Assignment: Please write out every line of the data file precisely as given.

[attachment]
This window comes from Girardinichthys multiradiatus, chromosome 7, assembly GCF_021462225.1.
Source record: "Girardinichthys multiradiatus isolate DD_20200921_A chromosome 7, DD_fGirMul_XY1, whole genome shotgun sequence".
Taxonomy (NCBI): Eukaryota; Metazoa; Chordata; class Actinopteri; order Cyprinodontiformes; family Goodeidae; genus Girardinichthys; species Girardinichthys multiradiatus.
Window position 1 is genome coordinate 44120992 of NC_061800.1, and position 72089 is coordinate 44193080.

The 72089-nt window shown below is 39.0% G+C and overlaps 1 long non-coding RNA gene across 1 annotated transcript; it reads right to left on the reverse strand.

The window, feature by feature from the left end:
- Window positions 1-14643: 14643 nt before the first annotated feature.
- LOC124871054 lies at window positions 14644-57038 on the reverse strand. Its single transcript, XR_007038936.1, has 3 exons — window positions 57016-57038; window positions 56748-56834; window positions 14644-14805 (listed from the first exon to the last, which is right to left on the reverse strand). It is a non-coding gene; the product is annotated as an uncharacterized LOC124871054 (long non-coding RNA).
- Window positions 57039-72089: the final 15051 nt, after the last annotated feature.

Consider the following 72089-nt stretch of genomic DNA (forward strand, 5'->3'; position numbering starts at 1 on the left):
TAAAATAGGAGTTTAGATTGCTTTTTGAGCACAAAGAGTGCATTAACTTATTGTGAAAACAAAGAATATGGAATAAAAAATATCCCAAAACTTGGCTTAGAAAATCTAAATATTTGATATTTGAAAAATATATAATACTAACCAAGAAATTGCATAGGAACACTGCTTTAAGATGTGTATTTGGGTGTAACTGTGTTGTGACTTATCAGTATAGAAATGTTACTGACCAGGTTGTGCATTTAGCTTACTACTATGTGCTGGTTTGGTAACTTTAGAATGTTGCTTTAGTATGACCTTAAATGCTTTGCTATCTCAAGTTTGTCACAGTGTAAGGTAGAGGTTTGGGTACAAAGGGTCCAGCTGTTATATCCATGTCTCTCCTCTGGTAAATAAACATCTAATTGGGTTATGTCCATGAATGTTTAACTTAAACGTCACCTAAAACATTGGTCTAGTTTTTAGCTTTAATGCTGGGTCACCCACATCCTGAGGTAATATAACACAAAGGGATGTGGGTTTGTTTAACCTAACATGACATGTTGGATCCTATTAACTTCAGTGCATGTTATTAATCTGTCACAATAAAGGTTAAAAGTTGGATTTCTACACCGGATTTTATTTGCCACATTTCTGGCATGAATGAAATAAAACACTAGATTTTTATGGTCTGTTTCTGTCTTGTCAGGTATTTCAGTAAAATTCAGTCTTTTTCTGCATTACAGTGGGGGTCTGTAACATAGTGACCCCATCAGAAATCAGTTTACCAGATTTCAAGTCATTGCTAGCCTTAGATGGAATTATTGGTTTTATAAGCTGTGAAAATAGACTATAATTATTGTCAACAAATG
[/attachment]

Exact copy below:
This window comes from Girardinichthys multiradiatus, chromosome 7, assembly GCF_021462225.1.
Source record: "Girardinichthys multiradiatus isolate DD_20200921_A chromosome 7, DD_fGirMul_XY1, whole genome shotgun sequence".
Taxonomy (NCBI): Eukaryota; Metazoa; Chordata; class Actinopteri; order Cyprinodontiformes; family Goodeidae; genus Girardinichthys; species Girardinichthys multiradiatus.
Window position 1 is genome coordinate 44120992 of NC_061800.1, and position 72089 is coordinate 44193080.

The 72089-nt window shown below is 39.0% G+C and overlaps 1 long non-coding RNA gene across 1 annotated transcript; it reads right to left on the reverse strand.

The window, feature by feature from the left end:
- Window positions 1-14643: 14643 nt before the first annotated feature.
- LOC124871054 lies at window positions 14644-57038 on the reverse strand. Its single transcript, XR_007038936.1, has 3 exons — window positions 57016-57038; window positions 56748-56834; window positions 14644-14805 (listed from the first exon to the last, which is right to left on the reverse strand). It is a non-coding gene; the product is annotated as an uncharacterized LOC124871054 (long non-coding RNA).
- Window positions 57039-72089: the final 15051 nt, after the last annotated feature.

Consider the following 72089-nt stretch of genomic DNA (forward strand, 5'->3'; position numbering starts at 1 on the left):
TAAAATAGGAGTTTAGATTGCTTTTTGAGCACAAAGAGTGCATTAACTTATTGTGAAAACAAAGAATATGGAATAAAAAATATCCCAAAACTTGGCTTAGAAAATCTAAATATTTGATATTTGAAAAATATATAATACTAACCAAGAAATTGCATAGGAACACTGCTTTAAGATGTGTATTTGGGTGTAACTGTGTTGTGACTTATCAGTATAGAAATGTTACTGACCAGGTTGTGCATTTAGCTTACTACTATGTGCTGGTTTGGTAACTTTAGAATGTTGCTTTAGTATGACCTTAAATGCTTTGCTATCTCAAGTTTGTCACAGTGTAAGGTAGAGGTTTGGGTACAAAGGGTCCAGCTGTTATATCCATGTCTCTCCTCTGGTAAATAAACATCTAATTGGGTTATGTCCATGAATGTTTAACTTAAACGTCACCTAAAACATTGGTCTAGTTTTTAGCTTTAATGCTGGGTCACCCACATCCTGAGGTAATATAACACAAAGGGATGTGGGTTTGTTTAACCTAACATGACATGTTGGATCCTATTAACTTCAGTGCATGTTATTAATCTGTCACAATAAAGGTTAAAAGTTGGATTTCTACACCGGATTTTATTTGCCACATTTCTGGCATGAATGAAATAAAACACTAGATTTTTATGGTCTGTTTCTGTCTTGTCAGGTATTTCAGTAAAATTCAGTCTTTTTCTGCATTACAGTGGGGGTCTGTAACATAGTGACCCCATCAGAAATCAGTTTACCAGATTTCAAGTCATTGCTAGCCTTAGATGGAATTATTGGTTTTATAAGCTGTGAAAATAGACTATAATTATTGTCAACAAATG